This article presents the US Agency for International Development¿s (USAID) role in attacking the root causes of infectious diseases. Epidemics are not always caused by new organisms; known diseases can spread to new places or to people who are not immune. As more people in developing countries move from rural areas into crowded urban areas with inadequate housing, sanitation, or health systems, conditions are ripe for the development and spread of emerging diseases. USAID research in developing countries has focused on three areas: 1) reducing common childhood illnesses, 2) reducing high reproductive morbidity and mortality, and 3) reducing the transmission of HIV/AIDS. USAID increases the ability of health systems to recognize, prevent, and treat infectious diseases through improved training, budget management, pharmaceuticals, logistics, and communications; it offers assistance in the development of epidemiological skills and disease control programs and fosters immunization, health education, and risk behavior modification. To control the increase in chance of HIV/AIDS infection, women were included in the design and implementation of efforts toward increasing condom availability and improving services. USAID collaborates with other US partners through formal agreements and coordinating arrangements. USAID¿s field operations in developing countries will continue to develop local capacities for monitoring and controlling infectious diseases.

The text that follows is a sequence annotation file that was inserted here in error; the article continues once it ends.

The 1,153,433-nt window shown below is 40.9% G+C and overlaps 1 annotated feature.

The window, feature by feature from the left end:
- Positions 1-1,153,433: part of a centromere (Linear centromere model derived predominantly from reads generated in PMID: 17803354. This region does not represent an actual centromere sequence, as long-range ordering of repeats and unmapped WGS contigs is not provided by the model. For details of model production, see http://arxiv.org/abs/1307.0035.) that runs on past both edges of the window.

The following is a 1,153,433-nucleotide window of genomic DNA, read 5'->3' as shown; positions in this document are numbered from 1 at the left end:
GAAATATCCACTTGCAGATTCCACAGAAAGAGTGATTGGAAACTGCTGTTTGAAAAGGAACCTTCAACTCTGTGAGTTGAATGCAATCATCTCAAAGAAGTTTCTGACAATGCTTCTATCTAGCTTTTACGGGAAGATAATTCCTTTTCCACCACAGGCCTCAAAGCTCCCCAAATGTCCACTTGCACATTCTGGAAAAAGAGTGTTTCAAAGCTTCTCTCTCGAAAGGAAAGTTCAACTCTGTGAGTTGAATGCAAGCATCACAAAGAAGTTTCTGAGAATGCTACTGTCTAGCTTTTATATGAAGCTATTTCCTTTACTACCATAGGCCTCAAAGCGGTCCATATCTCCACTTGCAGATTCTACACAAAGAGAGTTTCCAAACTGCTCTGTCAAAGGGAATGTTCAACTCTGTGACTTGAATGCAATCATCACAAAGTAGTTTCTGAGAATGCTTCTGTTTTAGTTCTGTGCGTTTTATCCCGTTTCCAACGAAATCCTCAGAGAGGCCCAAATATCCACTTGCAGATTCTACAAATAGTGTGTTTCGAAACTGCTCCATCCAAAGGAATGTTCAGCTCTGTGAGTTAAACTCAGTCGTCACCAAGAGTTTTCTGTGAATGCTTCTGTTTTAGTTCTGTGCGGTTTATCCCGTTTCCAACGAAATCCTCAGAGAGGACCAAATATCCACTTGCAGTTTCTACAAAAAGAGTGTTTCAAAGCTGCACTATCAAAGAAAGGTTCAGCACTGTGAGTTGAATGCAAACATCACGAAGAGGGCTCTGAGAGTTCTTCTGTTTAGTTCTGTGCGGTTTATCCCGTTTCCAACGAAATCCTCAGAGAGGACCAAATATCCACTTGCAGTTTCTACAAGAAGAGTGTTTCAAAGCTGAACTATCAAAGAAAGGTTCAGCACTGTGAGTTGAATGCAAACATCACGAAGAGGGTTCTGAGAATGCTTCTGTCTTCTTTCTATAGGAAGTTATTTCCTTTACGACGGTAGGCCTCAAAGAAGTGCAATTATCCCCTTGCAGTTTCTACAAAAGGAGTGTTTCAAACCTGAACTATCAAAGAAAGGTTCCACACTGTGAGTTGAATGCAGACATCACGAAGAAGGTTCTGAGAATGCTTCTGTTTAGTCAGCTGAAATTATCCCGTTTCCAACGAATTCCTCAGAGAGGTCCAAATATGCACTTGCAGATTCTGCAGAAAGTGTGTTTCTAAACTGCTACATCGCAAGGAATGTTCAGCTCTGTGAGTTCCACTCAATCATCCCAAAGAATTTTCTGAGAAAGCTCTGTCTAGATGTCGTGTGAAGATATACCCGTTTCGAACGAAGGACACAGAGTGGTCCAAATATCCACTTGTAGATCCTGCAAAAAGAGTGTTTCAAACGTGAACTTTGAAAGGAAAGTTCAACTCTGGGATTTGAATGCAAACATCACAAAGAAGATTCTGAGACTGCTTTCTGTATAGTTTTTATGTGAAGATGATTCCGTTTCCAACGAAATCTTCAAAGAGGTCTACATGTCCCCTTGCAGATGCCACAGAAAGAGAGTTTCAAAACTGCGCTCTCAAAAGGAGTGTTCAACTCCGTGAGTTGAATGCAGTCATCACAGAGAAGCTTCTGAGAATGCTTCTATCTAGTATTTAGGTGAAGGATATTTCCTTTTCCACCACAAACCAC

|Original language||English (US)|
|Number of pages||2|
|Journal||Global issues (Washington, D.C.)|
|State||Published - Nov 1 1996|